The Last Judgment (Michelangelo)  

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The Last Judgment is a fresco by Michelangelo on the altar wall of the Sistine Chapel in Vatican City. It took four years to complete and was executed from 1536 to 1541 (preparation of the altar wall began in 1535.) Michelangelo began working on it three decades after having finished the Sistine Chapel ceiling.

The work is massive and spans the entire wall behind the altar of the Sistine Chapel. It is a depiction of the Second Coming of Christ and the final and eternal judgment by God of all humanity. The souls of humans rise and descend to their fates, as judged by Christ surrounded by his saints.

The Last Judgment was an object of a heavy dispute between Cardinal Carafa and Michelangelo: the artist was accused of immorality and intolerable obscenity, having depicted naked figures, with genitals in evidence, inside the most important church of Christianity, so a censorship campaign (known as the "Fig-Leaf Campaign") was organized by Carafa and Monsignor Sernini (Mantua's ambassador) to remove the frescoes. When the Pope's own Master of Ceremonies, Biagio da Cesena, said "it was mostly disgraceful that in so sacred a place there should have been depicted all those nude figures, exposing themselves so shamefully," and that it was no work for a papal chapel but rather "for the public baths and taverns," Michelangelo worked Cesena's face into the scene as Minos, judge of the underworld (far bottom-right corner of the painting) with Donkey ears (i.e. indicating foolishness), while his nudity is partly covered by a coiled snake, which appears to biting his phallus (see Minos bitten by a snake). It is said that when Cesena complained to the Pope, the pontiff joked that his jurisdiction did not extend to hell, so the portrait would have to remain (Lodovico Domenichi in Historia di detti et fatti notabili di diversi Principi & huommi privati moderni (1556), p. 668).

The genitalia in the fresco were covered 24 years later (when the Council of Trent condemned nudity in religious art) by the artist Daniele da Volterra, whom history remembers by the derogatory nickname "Il Braghettone" ("the breeches-painter"). A single spectator, Francesco La Cava recognized the self-portrait in 1925. Some have hypothesized that Michelangelo depicted himself in the flayed skin of St. Bartholomew based on feelings of contempt Michelangelo may have had for being commissioned to paint "The Last Judgment." While his idea gained popular support, the greater art historical community has consistently refuted this theory. Michelangelo often drew himself in a way where he had lost all his power and might. He questioned over thoughts of dying and the Day of Judgement, which is seen as a reference to this work. Michelangelo was in his late sixties when he finished this painting and it's considered the peeling of Bartholomew is also the peeling of the flesh awaiting a new rebirth. The figure of St. Bartholomew was also theorized to depict the satirist and erotic writer Pietro Aretino, who had tried to extort a valuable drawing from Michelangelo; this theory has largely been refuted because the conflict between Michelangelo and Aretino did not occur until 1545, seven years after the fresco's completion.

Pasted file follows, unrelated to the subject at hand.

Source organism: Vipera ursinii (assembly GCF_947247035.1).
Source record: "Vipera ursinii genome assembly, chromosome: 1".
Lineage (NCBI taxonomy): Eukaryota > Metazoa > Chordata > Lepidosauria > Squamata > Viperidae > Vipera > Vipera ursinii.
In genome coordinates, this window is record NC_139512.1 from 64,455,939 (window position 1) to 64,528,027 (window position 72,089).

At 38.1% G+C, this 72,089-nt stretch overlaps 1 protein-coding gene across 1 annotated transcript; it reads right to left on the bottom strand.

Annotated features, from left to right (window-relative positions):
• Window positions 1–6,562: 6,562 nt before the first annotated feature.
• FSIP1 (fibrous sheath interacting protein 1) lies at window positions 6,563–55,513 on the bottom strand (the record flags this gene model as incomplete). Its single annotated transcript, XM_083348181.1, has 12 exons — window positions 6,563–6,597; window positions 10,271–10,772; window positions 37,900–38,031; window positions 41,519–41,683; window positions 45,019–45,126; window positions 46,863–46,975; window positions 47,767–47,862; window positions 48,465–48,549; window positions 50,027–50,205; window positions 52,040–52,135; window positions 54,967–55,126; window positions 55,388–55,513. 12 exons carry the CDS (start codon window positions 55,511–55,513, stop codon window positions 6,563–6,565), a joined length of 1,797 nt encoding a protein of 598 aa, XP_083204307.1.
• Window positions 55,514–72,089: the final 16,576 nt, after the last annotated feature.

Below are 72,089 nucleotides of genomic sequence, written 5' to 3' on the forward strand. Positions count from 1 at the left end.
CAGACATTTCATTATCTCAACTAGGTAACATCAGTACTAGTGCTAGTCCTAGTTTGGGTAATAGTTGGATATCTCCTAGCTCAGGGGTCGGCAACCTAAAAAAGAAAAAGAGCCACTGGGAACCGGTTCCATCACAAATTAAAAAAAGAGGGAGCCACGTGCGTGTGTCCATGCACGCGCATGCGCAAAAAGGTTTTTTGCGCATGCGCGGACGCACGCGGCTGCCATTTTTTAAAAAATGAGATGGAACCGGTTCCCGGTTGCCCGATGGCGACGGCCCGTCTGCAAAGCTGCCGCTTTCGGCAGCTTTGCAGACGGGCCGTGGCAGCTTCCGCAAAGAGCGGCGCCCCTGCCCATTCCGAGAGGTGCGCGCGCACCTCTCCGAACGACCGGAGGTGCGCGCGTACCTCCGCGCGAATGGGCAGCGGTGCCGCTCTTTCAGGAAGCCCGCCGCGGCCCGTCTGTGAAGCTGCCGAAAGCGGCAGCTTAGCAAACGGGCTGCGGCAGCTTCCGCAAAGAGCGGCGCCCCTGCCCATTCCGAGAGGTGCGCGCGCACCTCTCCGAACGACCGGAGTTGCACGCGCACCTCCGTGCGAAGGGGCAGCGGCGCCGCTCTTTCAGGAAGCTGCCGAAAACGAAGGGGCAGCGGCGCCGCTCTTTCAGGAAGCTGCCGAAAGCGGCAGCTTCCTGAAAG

Reception and expurgation

The Last Judgment was an object of a heavy dispute between critics within the Catholic Counter-Reformation and those who appreciated the genius of the artist and the Mannerist style of the painting. Michelangelo was accused of being insensitive to proper decorum, and of flaunting personal style over appropriate depictions of content. A few years after the fresco was completed, the decrees of the Council of Trent urged a tightening-up of church control of "unusual" sacred images. In response to certain accusers, when the Pope's own Master of Ceremonies Biagio da Cesena said of the painting "it was mostly disgraceful that in so sacred a place there should have been depicted all those nude figures, exposing themselves so shamefully," and that it was no work for a papal chapel but rather "for the public baths and taverns," Michelangelo worked Cesena's face into the scene as Minos, judge of the underworld (far bottom-right corner of the painting) with Donkey ears (i.e. indicating foolishness), while his nudity is covered by a coiled snake. It is said that when Cesena complained to the Pope, the pontiff joked that his jurisdiction did not extend to hell, so the portrait would have to remain.

The genitalia in the fresco, referred to as 'objectionable,' were painted over with drapery after Michelangelo died in 1564 by the Mannerist artist Daniele da Volterra, when the Council of Trent condemned nudity in religious art. The Council's decree in part reads:

Every superstition shall be removed ... all lasciviousness be avoided; in such wise that figures shall not be painted or adorned with a beauty exciting to lust... there be nothing seen that is disorderly, or that is unbecomingly or confusedly arranged, nothing that is profane, nothing indecorous, seeing that holiness becometh the house of God. And that these things may be the more faithfully observed, the holy Synod ordains, that no one be allowed to place, or cause to be placed, any unusual image, in any place, or church, howsoever exempted, except that image have been approved of by the bishop.

See also




Unless indicated otherwise, the text in this article is either based on Wikipedia article "The Last Judgment (Michelangelo)" or another language Wikipedia page thereof used under the terms of the GNU Free Documentation License; or on original research by Jahsonic and friends. See Art and Popular Culture's copyright notice.

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